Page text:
Fight is on for mobile homes
Published: Tuesday, February 1, 2005 at 6:01 a.m.
Last Modified: Tuesday, February 1, 2005 at 1:05 a.m.
TALLAHASSEE - Florida's mobile home industry was prepared for a fight with lawmakers this year.
Industry lobbyists feared the photos of thousands of mobile homes crushed like cheap tin by last year's hurricanes would start a legislative push to toughen mobile home standards and maybe even ban them from coastal communities.
The Florida Manufactured Housing Association began laying a defense late last year. They prepared a Web site - www.builtstronger.com - and information for news media and lawmakers, complete with testimonials of happy mobile home owners who rode the storm out in Charlotte County.
They touted state studies that showed newer homes survived the storms intact. And they maintained a stream of campaign spending, giving nearly $100,000 to lawmakers in 2004.
But as it turns out, the hurricanes may end up creating a boom for mobile home builders rather than a PR disaster. Instead of pushing for tougher standards on mobile homes, lawmakers are praising the resilience of the newer homes and crafting plans to entice owners of older mobile homes to buy newer, safer ones.
''We kind of expected after all the negative press that there might be some (efforts to toughen building standards),'' FMHA Executive Director Frank Williams said. ''But we felt we were in good shape.''
Most of the state's mobile homes don't meet the new standards. Williams estimated that nearly two-thirds of the state's 1.2 million mobile homes were built before 1994.
That's motivating lawmakers to consider ways to help owners of older mobile homes to buy newer models that, by almost all accounts, weathered last year's hurricanes incredibly well.
The state agency that regulates mobile homes, the Department of Highway Safety and Motor Vehicles, found that not one mobile home built after tougher standards were mandated in 1994 was ''seriously damaged'' in a survey of seven Florida counties, including Polk and Charlotte.
Rep. John Stargel, R-Lakeland, represents parts of Polk County, which has more mobile homes than any other county. He was shocked by the way mobile home communities weathered the hurricanes.
''The newer models were standing and they were in great shape and the mobile homes next to them were scattered,'' Stargel said. ''That tells me that we don't need to go and toughen standards more than what we have.''
Authorities agreed, saying the better-built homes and new state requirements for ''tie-downs'' to secure them to the ground make them nearly as good as traditional ''site-built'' homes.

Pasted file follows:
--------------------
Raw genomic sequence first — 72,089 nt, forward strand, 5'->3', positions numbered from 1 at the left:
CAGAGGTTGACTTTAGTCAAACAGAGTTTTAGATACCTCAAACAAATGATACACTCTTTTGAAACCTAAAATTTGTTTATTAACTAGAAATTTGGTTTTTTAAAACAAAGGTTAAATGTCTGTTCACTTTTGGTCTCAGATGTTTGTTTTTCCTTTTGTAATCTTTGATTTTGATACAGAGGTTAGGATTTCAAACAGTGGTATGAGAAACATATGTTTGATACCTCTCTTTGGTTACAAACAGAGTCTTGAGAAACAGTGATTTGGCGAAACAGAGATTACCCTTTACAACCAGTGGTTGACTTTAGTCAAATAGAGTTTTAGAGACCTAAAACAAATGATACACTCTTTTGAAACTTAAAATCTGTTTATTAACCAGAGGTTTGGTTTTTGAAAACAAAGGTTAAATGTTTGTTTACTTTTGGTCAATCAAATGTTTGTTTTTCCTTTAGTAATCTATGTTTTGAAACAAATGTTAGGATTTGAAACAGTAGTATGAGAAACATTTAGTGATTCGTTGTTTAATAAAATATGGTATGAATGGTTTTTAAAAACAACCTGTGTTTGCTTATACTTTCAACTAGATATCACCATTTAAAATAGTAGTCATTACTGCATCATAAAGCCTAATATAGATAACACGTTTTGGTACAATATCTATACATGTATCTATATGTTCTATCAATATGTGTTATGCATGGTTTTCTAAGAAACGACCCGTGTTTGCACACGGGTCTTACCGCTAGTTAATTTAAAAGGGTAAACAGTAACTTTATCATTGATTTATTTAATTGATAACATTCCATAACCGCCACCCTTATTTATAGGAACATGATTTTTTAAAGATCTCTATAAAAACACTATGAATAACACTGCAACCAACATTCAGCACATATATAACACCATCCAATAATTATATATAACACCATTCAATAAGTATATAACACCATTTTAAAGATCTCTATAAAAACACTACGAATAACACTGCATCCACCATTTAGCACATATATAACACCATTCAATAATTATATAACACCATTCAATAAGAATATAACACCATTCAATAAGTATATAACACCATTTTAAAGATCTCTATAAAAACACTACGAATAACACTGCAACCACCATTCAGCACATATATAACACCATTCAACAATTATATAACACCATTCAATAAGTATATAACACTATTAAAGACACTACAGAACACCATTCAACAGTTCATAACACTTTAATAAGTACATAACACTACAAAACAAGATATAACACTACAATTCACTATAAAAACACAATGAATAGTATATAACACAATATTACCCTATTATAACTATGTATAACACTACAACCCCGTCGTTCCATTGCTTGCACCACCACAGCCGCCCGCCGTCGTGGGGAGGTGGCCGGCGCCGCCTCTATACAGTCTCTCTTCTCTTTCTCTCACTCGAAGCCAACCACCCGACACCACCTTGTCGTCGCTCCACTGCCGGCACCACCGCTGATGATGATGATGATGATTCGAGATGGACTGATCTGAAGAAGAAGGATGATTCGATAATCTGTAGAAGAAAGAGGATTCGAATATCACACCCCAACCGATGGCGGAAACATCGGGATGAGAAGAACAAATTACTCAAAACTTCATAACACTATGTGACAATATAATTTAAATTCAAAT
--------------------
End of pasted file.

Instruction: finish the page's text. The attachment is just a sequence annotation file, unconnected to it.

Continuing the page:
Charlotte County emergency director Wayne Sallade rode out Charley at the airport where he measured winds of up to 165 mph. He expected the worst when he visited the mobile home community of Ventura Lakes, about one mile from the airport.
''We did not lose one (mobile home) there," Sallade said. All of the homes there were built after 1994 when the state mandated tougher standards following Hurricane Andrew. Sallade added that in other parks in the county with older mobile homes, more than half of the homes were destroyed. Not all lawmakers, however, are content with current standards.
Sen. J.D. Alexander, R-Lake Wales, said he's not convinced that the state shouldn't tighten rules on the durability of mobile homes and where they can be located.
''They're trying to convince us that post-'94 mobile homes did as well (during the hurricanes) as site-built homes. I'm not convinced they're quite as good,'' Alexander said. ''They clearly did better than before, I'll grant them that.''
Alexander would not specify any firm ideas to make mobile homes safer.
"I would hope we would take a look at it,'' he said, adding that the reluctance of insurers to take on older mobile home policies means higher rates for the entire state. ''All of us pay for it.''
The state says there are nearly 1.2 million mobile homes in Florida. Polk County has more than any other county - nearly 90,000. Marion County is fifth, with nearly 47,000. But most of the counties with the densest per capita measure of mobile homes lie in rural North Florida, such as Suwannee, Gilchrist and Levy counties. In those counties, there is one mobile home for every three residents. Williams said the average cost of a manufactured house is $50,000.
Stargel said mobile homes are the only affordable option for many Floridians. He hopes to phase out the older homes by offering incentives to buy newer models. He successfully changed a bill passed in December to allow a $1,500 sales tax rebate to anyone buying a new mobile home to replace one damaged by a hurricane.
Stargel said he will try to change the application deadline for that rebate from May 1 to later this year, saying there is up to a six-month wait to get a mobile home now due to increased demand. It will take a long time, he said, to eliminate the estimated 800,000 mobile homes that don't meet current standards.
''This is not going to happen overnight,'' he said. ''We know (the older mobile homes) are unsafe. But the people living in them are the ones that generally can least afford to move forward.''
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